posted on Feb, 8 2017 @ 02:48 PM
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a reply to: enlightenedservant

It's just a preliminary idea of mine. Though I see much more merit in it than anything suggested elsewhere. Clearly you would want an independent organization to oversee the review. That way the analysis isn't tainted by partisan politics. And even after that, you'll want to review all the choices the organization made with possibly a different independent source. So at the minimum you have several levels of independent vetting on this process.

Then you should vote to get rid of them one-by-one. Sure it's slow and takes times, but when you do it in bulk, you risk people not reading the content and some politician slipping in some regulation that wasn't approved hoping no one catches it.



posted on Feb, 8 2017 @ 03:07 PM
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a reply to: Krazysh0t

Sounds good. I would definitely target the redundancy first. But something I've realized is that the redundancy is often done on purpose to satisfy the constituents in the districts of powerful lawmakers. This makes them extremely hard to eliminate.

Many times, a senior politician on powerful congressional subcommittees may protect and sustain a redundant or virtually obsolete program because it directly helps his/her district. That program and related perks are seen as vital by his/her constituents, which is why they keep reelecting that lawmaker. The other lawmakers then have the unenviable choice of trying to cut a valuable but redundant program in a powerful colleague's district, knowing that they need that lawmaker's help to get anything passed in those powerful congressional subcommittees. It would be even harder if the lawmakers are in the same party, particularly since seniority rules in Congress.

I wouldn't even say it's a flaw in the system, either. The whole point in the country being divided by congressional district is for the representatives of each district to represent the people from that district first.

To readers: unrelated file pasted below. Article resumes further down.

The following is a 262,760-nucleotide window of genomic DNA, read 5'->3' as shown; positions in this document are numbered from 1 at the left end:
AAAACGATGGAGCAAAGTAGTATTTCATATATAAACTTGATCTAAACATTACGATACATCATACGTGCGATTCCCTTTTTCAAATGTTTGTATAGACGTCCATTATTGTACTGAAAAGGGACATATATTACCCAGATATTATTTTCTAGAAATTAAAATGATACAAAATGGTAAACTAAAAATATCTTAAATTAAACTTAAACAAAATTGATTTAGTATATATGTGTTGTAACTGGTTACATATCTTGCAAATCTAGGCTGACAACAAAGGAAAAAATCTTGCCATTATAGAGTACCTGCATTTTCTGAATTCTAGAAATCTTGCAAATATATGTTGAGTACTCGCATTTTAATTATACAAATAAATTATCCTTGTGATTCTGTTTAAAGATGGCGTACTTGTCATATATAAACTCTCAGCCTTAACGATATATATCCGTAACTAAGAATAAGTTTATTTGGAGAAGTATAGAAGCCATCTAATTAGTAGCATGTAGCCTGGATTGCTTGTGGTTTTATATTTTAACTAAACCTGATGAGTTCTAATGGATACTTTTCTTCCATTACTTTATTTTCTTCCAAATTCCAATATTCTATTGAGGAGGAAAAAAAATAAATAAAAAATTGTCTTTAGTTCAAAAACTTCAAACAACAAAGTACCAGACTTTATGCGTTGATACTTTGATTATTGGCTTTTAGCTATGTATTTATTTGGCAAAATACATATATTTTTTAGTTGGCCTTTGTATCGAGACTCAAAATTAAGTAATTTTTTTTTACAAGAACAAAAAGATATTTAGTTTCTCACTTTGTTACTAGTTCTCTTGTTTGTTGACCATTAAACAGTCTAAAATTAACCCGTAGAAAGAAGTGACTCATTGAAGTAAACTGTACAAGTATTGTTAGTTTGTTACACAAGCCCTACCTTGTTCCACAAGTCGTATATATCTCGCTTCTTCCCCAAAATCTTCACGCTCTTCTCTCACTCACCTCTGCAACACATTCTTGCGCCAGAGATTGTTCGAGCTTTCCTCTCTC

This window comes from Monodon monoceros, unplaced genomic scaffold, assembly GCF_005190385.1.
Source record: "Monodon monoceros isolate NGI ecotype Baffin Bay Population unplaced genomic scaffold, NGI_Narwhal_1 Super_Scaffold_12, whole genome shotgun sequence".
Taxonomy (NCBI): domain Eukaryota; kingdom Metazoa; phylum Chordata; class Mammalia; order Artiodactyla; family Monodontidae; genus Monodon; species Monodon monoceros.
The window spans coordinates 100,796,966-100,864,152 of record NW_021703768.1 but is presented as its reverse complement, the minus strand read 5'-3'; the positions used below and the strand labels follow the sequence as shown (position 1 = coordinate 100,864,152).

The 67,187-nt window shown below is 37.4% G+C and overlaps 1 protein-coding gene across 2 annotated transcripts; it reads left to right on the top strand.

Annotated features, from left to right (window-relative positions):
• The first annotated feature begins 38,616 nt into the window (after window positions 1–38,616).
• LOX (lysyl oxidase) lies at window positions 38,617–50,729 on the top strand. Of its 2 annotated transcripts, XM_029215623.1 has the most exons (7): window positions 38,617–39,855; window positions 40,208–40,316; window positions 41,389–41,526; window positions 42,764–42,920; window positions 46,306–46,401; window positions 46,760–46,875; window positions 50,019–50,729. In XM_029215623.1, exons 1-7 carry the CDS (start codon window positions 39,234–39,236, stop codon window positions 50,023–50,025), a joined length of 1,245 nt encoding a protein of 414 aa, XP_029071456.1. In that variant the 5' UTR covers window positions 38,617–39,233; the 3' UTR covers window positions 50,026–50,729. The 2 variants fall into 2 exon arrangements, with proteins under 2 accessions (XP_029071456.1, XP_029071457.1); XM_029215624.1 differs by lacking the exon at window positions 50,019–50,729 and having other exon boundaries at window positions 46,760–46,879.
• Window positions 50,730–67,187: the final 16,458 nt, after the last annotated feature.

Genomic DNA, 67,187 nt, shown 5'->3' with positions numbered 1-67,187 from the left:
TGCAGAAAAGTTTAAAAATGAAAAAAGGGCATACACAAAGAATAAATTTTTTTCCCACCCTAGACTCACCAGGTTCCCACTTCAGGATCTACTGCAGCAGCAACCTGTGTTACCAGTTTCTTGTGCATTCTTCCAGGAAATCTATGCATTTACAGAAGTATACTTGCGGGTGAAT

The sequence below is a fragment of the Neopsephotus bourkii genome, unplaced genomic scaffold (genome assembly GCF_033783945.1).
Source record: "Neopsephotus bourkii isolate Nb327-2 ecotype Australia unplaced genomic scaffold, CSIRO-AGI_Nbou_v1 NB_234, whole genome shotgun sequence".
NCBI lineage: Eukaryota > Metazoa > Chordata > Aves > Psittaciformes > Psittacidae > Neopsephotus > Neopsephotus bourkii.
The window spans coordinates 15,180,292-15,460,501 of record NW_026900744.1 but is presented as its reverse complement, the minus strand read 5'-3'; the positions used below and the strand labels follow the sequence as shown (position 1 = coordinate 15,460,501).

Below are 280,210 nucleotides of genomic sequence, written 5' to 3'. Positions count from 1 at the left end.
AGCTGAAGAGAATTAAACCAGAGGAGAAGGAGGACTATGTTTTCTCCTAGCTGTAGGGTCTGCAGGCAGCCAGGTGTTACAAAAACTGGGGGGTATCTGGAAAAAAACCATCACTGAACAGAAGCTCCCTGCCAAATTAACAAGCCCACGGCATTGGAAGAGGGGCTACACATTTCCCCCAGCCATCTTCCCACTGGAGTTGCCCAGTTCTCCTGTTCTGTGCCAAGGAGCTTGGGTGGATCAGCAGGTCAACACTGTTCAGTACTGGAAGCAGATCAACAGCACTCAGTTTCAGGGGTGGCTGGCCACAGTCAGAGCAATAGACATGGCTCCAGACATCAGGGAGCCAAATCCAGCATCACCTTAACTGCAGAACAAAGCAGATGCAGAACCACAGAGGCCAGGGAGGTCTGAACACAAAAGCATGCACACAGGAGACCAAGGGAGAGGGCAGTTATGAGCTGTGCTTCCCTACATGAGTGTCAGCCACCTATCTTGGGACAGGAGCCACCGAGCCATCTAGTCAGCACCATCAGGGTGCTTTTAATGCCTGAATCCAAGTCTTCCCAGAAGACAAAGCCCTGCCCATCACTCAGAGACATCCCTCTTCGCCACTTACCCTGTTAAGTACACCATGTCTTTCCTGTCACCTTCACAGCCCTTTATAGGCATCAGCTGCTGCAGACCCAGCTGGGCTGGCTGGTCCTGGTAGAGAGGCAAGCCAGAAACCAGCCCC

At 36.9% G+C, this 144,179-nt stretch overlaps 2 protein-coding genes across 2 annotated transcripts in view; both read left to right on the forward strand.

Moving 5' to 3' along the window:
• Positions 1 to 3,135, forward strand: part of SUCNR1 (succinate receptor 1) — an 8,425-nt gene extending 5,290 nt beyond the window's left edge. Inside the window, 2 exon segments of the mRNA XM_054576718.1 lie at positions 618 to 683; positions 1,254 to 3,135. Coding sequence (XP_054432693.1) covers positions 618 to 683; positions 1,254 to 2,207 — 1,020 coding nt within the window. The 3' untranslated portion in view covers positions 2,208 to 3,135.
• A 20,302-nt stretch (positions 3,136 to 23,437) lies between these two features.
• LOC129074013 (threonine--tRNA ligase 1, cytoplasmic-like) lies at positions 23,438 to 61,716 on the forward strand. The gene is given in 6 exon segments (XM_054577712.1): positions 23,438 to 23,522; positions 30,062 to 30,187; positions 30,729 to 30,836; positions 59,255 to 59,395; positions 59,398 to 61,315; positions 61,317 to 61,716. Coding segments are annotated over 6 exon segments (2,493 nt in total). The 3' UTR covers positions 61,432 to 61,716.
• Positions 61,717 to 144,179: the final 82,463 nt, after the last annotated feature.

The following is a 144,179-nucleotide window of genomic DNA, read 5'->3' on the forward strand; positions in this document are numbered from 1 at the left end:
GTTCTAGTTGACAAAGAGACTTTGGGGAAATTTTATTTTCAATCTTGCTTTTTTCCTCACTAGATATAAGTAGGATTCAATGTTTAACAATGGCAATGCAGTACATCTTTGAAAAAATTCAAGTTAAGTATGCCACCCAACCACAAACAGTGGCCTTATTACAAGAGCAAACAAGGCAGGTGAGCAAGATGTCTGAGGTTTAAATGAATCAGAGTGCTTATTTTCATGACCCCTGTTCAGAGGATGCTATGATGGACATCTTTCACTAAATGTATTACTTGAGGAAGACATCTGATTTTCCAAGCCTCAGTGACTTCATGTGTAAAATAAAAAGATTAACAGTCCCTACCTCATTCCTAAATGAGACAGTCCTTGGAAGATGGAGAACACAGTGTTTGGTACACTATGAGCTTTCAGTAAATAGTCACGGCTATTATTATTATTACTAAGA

posted on Feb, 8 2017 @ 03:23 PM
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a reply to: enlightenedservant

This is why I suggested an independent organization review the regulations and another one double check their results. I understand the partisan games that are played by politicians, so the best way to identify the correct regulations to be removed is to make sure the identifying process is done independently.

One of the redundancies that I want to see removed is America's insistence on making things that are crimes even MORE criminal. Whats the point of having a special classification for terrorism, for instance, when everything that a terrorist can do to an American is already illegal under different laws? Plus the idea of what terrorism IS is also vague. Hate crimes are another one that I'm not too particularly keen about when hate crimes are mostly illegal already too.
edit on 8-2-2017 by Krazysh0t because: (no reason given)



posted on Feb, 8 2017 @ 03:30 PM
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a reply to: neo96

We shouldn't even tax income.

A regulation tax would be unconstitutional, I would think, but it's an amusing idea to toss around.

Maybe tax their pensions...every regulation costs 1% of the pension, then the next 1% of what's left, then 1% of what's left, and so on.



posted on Feb, 8 2017 @ 03:35 PM
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a reply to: SlapMonkey




A regulation tax would be unconstitutional, I would think, but it's an amusing idea to toss around.


I don't know about that.

They seem they have the constitutional power to tax whatever they want to.

That should include them.

Or let me say this way.

Why can't their work be taxed?
edit on 8-2-2017 by neo96 because: (no reason given)



posted on Feb, 8 2017 @ 03:40 PM
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Regulations for taxes have to be passed by congress to become laws/rule. Do you think congress will pass a tax like that on themselves?

EOs don't have the authority to cut it.


Maybe this is make believe time for a fictitious America.



posted on Feb, 8 2017 @ 04:42 PM
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originally posted by: roadgravel
Something to discourage creating regs that protect people.

Sounds like something the US politicians would create.

Why don't most people understand that most regs are based in protecting people and the environment from greed.




But okay, will actually now counter that.
regulations are good as a general concept within sane limits, but keep in mind, overburdened regulations effect small businesses far more than large corporations.
Megacorps have no issue with regulations as it may hit them a bit, but it will completely destroy any smaller up and coming competition..so there needs to be a clever sliding scale way of how things are done.



posted on Feb, 10 2017 @ 10:01 AM
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a reply to: neo96

It'd be interesting to see how such a debate in the SCOTUS would end up--I mean, it would obviously be a tax targeting a very few amount of U.S. citizens, so would it cause issue with equal-application of the law? Would it have to carry over to municipal, county, and state legislatures in order to be constitutional?

It's an interesting idea to ponder, but I don't think that it would end up being accepted.

But, who the hell knows anymore--our government is just a shell of what it was meant to be.